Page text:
my smile into a thousand pumpkins....
Merry October!"” — Rainbow Rowell
October arrives on a weekend which almost shouts "Time to Party!" Time for planning ahead so pumpkins can be found and Jack o'lanterns created. Halloween costumes can be a big decision because creativity must meet budget requirements, but must be worthy of providing satisfaction or a startling surprise. A holiday not just for kids, but one to exercise one's imagination.
Only one author sent something that could make one think of that annual Scary Day, with Pauline Evanosky's column "Woo Woo" relating her one Ghost Busting job. John Blair's "View from My Back Steps" presents an informative treatise for identifying North Texas trees. Melinda Cohenour delivers details on how one can use the internet, specifically Ancestry.com to fill out a person's genealogy tree using info with DNA and Shared Matches.
Dayvid Bruce Clarkson's "Reflections of the Day" flows right off the page and into one's heart. He has such a charmiing way of making a point or sharing his thoughts. Judith Kroll's column "On Trek" is thought provoking as she tells how some people when grieving feel guilty not knowing what their loved one expects of them now.
Mattie Lennon (Irish Eyes) reviews two books by Michael Gerard Kenny, telling about the author's life and occupation (other than writing) and adds facts about Kenny's father who inspired him. Marilyn Carnell (Sifoddling Along) subtitles her column this issue as The Original Pineville which she says was once rather rough and woolly.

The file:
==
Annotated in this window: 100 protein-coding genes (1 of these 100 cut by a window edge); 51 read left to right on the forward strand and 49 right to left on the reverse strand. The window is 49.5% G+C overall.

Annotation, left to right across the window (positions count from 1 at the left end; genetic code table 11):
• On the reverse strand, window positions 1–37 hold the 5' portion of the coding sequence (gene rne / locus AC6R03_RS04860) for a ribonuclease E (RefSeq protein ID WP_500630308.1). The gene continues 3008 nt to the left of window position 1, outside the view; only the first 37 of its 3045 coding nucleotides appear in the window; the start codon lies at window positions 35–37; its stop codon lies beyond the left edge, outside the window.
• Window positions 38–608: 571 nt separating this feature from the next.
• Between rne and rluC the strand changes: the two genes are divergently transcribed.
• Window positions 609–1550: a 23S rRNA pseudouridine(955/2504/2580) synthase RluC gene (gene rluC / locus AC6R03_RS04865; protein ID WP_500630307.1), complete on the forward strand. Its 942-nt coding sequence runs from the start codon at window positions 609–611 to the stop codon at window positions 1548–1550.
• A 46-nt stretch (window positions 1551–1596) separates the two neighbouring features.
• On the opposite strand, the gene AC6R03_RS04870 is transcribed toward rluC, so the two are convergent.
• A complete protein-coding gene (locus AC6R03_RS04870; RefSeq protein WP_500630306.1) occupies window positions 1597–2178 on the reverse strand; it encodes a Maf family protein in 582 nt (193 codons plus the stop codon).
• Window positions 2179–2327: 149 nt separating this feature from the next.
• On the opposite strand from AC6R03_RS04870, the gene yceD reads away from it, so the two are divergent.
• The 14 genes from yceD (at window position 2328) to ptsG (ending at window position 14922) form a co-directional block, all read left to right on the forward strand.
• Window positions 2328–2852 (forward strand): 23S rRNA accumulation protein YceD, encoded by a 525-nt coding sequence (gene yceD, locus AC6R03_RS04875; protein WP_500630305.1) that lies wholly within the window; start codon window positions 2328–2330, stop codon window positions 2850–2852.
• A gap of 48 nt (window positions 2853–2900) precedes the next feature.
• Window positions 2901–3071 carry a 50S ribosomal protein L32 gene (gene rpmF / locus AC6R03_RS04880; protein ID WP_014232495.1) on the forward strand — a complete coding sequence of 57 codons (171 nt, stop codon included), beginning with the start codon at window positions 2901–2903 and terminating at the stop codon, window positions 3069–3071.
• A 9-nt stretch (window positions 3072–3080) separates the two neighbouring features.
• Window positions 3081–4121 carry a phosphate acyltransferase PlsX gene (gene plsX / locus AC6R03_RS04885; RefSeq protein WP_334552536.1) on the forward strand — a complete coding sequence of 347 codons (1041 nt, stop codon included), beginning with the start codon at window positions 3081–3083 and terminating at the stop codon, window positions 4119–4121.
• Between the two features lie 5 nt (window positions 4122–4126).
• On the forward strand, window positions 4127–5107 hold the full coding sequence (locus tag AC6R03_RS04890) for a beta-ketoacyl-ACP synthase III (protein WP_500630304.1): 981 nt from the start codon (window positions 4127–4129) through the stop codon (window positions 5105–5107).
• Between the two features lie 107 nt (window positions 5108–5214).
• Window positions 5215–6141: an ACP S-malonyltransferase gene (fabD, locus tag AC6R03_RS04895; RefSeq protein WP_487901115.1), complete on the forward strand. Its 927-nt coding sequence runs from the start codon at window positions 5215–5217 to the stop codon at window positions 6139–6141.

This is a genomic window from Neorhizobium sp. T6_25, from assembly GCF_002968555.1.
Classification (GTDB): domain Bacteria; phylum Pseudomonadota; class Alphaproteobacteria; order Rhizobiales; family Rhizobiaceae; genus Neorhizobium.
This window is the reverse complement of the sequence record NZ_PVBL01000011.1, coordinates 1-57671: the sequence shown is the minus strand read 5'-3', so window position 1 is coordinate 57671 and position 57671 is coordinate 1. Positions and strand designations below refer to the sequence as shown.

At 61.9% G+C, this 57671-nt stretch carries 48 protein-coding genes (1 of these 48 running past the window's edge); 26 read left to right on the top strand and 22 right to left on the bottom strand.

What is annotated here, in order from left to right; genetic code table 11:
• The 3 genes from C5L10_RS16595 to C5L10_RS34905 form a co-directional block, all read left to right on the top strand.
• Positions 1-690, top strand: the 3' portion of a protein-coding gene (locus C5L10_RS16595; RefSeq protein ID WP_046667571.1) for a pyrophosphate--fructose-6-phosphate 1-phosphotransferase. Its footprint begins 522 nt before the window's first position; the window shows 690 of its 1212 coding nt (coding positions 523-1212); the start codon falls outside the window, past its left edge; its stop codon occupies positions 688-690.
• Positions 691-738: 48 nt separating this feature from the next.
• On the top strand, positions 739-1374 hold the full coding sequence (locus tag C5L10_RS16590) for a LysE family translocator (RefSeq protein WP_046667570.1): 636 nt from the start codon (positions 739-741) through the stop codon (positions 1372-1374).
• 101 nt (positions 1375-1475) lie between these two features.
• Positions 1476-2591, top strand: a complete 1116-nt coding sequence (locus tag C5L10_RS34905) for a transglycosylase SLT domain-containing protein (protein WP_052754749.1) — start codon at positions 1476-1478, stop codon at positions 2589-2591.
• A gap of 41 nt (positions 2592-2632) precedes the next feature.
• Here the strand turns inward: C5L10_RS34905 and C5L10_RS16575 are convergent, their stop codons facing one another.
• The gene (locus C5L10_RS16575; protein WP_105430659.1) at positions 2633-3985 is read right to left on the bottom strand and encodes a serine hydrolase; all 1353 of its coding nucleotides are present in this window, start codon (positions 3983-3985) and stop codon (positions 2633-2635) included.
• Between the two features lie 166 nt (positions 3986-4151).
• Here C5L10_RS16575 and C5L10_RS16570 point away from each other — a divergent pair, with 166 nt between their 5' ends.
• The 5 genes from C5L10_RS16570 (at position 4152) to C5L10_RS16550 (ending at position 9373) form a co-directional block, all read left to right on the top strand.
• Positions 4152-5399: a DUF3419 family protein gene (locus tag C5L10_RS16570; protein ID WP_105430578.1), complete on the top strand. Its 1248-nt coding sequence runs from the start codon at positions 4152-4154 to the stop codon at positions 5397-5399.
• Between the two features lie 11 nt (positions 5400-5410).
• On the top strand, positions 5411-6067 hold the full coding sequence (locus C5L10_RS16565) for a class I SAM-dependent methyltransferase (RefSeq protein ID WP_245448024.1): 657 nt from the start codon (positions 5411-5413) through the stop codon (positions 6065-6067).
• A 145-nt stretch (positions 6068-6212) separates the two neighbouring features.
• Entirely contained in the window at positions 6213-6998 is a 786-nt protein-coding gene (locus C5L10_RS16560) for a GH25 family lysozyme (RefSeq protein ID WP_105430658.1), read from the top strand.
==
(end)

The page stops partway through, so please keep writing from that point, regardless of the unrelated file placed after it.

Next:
Thomas O'Neill (Introspective) was recently interviewed on the Sam Lasante TV show about his teaching in China. He shares the link to hear the YouTube interview. Rod Cohenour (Cooking with Rod) Brings to the table his innovative recipe for Rod's Tamale Pie which will bring you to the table to enjoy.
Dayvid Bruce Clarkson also has a poem this month, "Time to Head for The Dreamscape." Marie Stringile consented to share her poem "Good Morning" Her first appearance in this eZine. Check out her bio. Yours truly adds "Pain" to the poetry segment, an extract from the 2003 article "Tribute of a Patient."
"Bud Lemire's poems for this issue are "Don't Change the Name," "Behind The Old Jailhouse," and "A Country Song." John I. Blair sent one poem, "Unwelcome Immigrants" that will make you consider your feelings. Bruce Clifford shares two of his titled: "I Can't Imagine" and "Make Some Sense." Walt Perryman's three poems are "A Woman's Hands," "Tom Murray," and "Rambling On about God, You, and Me."
Saying again, Mike Craner and wife Susie, dear friends, support and assist in our efforts to keep this informational and entertaining publication viable despite the many demands, business, family, and personal in their lives. I admire and bless them every day. Thanks, Mike, for keeping our pencilstubs perking along.
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